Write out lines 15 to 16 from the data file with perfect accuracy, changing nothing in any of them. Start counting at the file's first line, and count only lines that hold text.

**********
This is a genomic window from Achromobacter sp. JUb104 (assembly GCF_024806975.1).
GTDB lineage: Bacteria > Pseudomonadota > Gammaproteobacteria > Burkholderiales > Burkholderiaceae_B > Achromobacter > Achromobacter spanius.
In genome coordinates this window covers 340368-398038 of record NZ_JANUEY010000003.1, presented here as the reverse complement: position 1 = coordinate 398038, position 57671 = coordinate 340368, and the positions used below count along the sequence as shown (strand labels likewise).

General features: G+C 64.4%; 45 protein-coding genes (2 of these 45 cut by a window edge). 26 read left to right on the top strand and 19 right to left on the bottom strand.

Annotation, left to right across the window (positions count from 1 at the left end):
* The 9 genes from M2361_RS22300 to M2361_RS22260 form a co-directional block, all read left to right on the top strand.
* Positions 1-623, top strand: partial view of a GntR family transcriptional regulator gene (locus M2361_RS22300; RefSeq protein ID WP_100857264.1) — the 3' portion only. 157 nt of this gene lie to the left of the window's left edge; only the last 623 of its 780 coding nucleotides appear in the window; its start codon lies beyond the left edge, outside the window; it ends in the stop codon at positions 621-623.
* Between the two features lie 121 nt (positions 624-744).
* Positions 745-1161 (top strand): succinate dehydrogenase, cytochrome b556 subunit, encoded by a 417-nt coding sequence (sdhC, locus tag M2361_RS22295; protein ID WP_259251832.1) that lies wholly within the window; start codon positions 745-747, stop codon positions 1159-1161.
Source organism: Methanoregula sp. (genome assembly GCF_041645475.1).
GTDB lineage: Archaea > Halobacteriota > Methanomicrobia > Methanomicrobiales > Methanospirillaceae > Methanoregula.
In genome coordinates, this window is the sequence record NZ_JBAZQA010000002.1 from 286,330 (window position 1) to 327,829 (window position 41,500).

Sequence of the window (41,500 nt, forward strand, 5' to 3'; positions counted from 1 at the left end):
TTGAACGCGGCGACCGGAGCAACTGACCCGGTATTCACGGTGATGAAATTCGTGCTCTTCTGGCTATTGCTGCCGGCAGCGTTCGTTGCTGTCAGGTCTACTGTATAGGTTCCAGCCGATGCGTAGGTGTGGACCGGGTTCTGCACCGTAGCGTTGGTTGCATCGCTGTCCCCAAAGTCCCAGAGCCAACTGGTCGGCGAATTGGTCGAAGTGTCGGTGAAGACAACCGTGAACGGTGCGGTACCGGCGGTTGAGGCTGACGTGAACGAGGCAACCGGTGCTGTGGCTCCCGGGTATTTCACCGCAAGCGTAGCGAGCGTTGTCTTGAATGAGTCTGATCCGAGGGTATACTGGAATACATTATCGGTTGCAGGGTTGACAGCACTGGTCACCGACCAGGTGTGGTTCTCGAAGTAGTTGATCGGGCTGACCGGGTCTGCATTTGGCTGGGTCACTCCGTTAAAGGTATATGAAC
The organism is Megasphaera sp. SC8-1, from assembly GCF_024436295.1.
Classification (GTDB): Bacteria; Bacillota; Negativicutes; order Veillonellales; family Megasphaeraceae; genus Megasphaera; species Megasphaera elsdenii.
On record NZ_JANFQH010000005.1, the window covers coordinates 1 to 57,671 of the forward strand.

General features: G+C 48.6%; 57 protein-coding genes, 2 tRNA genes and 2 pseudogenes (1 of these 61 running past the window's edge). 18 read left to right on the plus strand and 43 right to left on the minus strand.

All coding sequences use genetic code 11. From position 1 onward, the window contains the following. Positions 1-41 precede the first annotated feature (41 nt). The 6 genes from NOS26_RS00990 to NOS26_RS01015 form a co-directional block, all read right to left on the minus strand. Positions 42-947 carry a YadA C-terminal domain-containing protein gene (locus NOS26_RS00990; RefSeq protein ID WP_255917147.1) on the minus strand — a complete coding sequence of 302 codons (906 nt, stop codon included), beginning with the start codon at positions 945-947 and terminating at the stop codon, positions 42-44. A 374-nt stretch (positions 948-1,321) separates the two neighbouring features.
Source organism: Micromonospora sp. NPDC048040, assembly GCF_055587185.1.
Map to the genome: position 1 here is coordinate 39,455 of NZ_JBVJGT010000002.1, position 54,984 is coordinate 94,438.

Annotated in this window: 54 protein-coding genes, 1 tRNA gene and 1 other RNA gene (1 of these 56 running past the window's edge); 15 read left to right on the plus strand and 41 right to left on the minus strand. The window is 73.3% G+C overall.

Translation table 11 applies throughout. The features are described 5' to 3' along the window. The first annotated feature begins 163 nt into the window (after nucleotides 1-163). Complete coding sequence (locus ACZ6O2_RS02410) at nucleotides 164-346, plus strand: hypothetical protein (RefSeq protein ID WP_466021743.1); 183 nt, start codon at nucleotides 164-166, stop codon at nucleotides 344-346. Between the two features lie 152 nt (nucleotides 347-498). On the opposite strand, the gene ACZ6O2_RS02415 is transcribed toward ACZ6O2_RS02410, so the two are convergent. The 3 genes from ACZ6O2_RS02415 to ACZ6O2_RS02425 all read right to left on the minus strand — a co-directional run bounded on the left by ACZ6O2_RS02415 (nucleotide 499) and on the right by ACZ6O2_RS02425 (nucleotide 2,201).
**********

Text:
The organism is Megasphaera sp. SC8-1, from assembly GCF_024436295.1.
Classification (GTDB): Bacteria; Bacillota; Negativicutes; order Veillonellales; family Megasphaeraceae; genus Megasphaera; species Megasphaera elsdenii.